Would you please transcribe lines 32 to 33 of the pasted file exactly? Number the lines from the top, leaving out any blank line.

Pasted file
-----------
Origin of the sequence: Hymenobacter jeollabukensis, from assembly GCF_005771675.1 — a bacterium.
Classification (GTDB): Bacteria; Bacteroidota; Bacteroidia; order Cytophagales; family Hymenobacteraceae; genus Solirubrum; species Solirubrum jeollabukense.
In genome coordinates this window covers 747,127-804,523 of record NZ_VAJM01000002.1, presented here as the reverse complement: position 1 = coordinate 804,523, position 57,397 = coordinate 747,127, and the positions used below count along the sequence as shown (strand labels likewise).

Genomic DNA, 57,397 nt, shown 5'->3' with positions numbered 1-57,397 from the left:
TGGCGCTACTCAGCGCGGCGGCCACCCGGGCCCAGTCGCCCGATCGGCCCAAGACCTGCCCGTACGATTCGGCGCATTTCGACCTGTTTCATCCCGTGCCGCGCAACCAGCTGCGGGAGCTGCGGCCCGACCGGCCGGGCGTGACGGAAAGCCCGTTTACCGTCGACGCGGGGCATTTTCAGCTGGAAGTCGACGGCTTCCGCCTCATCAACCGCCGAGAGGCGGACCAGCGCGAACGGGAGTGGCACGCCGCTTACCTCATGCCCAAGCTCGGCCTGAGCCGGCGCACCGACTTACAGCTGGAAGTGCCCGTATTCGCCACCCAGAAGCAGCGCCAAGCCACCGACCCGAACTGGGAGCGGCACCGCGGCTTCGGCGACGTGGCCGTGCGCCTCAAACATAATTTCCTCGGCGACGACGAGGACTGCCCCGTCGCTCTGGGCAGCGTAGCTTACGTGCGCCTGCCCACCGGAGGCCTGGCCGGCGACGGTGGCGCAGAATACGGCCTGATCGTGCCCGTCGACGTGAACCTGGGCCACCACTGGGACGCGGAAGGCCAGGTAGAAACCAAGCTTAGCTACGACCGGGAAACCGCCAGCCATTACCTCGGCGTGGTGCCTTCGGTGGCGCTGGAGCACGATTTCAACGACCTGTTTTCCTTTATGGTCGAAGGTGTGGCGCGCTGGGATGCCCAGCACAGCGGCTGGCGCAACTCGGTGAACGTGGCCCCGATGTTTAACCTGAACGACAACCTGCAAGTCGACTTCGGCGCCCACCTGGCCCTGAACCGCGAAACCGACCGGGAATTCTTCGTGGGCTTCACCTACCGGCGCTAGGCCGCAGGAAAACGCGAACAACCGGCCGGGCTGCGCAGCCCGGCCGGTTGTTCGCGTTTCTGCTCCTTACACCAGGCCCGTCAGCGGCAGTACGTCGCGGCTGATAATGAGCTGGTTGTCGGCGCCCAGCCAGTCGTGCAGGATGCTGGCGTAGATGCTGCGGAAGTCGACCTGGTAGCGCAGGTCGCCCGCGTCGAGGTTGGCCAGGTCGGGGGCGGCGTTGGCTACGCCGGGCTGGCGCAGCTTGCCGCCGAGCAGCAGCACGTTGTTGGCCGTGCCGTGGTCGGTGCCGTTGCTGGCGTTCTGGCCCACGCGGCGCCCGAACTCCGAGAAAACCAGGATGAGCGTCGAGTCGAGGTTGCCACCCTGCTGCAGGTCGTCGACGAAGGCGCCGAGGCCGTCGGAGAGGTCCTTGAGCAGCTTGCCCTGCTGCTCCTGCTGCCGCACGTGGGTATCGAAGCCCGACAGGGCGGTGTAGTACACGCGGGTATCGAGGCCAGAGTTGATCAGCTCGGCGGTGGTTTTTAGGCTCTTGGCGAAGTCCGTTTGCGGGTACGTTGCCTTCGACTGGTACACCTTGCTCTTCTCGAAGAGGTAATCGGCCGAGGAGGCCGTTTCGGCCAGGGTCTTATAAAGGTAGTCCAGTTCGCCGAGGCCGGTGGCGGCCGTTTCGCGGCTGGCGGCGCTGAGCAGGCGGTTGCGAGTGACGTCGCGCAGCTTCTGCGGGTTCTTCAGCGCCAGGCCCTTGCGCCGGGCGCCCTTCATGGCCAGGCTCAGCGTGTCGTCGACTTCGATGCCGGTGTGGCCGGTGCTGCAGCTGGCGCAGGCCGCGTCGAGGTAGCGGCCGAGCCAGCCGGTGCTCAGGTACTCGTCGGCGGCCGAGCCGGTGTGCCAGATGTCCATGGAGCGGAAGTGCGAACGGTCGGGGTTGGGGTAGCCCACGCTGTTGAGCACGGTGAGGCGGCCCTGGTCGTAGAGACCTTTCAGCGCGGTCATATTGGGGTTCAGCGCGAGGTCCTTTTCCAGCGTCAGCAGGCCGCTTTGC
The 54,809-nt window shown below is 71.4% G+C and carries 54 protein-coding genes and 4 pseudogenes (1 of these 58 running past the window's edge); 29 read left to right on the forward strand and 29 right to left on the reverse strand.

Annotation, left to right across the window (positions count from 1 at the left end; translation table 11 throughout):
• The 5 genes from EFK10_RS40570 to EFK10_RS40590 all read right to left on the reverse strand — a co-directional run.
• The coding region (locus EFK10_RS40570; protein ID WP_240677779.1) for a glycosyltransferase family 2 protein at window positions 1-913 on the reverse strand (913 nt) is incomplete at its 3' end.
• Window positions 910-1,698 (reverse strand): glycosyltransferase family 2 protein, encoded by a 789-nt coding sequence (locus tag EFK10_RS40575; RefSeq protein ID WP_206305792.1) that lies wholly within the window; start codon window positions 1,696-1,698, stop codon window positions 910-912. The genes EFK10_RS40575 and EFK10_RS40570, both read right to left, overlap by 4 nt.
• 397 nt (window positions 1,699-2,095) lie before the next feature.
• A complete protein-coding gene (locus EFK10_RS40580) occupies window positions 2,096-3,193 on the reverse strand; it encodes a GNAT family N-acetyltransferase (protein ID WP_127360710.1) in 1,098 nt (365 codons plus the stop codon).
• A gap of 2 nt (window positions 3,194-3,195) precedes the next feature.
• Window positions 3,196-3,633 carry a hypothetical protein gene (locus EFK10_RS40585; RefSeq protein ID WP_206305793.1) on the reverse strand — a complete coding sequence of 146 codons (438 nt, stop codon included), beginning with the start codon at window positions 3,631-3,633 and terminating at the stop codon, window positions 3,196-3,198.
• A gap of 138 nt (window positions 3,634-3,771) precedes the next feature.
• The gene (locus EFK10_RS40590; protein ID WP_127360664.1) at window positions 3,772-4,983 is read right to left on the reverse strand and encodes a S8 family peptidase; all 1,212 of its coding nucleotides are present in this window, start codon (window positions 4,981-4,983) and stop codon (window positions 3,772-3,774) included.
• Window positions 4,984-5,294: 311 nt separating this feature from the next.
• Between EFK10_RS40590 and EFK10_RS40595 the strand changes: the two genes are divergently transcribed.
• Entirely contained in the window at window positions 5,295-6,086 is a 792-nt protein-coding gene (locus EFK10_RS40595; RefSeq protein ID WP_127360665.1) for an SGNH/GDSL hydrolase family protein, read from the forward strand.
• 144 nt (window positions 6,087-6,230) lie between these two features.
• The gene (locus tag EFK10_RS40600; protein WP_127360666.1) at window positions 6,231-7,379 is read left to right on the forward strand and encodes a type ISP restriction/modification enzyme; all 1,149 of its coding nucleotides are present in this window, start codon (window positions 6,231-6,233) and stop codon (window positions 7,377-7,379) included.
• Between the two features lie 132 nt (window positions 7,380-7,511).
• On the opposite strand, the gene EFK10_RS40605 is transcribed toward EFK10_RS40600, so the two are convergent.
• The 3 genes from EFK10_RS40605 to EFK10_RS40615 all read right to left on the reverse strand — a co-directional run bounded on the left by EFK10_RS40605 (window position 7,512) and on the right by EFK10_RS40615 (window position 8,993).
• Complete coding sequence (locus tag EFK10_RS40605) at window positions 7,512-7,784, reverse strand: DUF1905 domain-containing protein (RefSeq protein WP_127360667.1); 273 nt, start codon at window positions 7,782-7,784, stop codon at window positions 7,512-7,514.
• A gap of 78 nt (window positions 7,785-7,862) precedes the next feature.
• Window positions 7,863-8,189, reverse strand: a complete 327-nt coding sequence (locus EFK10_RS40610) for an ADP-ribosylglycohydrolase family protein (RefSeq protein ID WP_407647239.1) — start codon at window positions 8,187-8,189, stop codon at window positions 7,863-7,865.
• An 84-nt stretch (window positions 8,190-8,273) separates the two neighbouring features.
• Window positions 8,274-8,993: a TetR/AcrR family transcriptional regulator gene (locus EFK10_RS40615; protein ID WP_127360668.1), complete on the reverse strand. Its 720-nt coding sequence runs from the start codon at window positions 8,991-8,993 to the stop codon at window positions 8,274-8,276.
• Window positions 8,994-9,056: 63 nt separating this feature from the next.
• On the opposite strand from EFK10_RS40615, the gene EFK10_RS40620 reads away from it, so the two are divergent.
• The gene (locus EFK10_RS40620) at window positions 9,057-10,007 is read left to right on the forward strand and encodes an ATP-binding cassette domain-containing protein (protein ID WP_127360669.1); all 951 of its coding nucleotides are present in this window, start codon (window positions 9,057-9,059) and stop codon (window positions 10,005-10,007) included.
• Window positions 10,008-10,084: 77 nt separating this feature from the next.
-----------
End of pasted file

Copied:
• The gene (locus EFK10_RS40620) at window positions 9,057-10,007 is read left to right on the forward strand and encodes an ATP-binding cassette domain-containing protein (protein ID WP_127360669.1); all 951 of its coding nucleotides are present in this window, start codon (window positions 9,057-9,059) and stop codon (window positions 10,005-10,007) included.
• Window positions 10,008-10,084: 77 nt separating this feature from the next.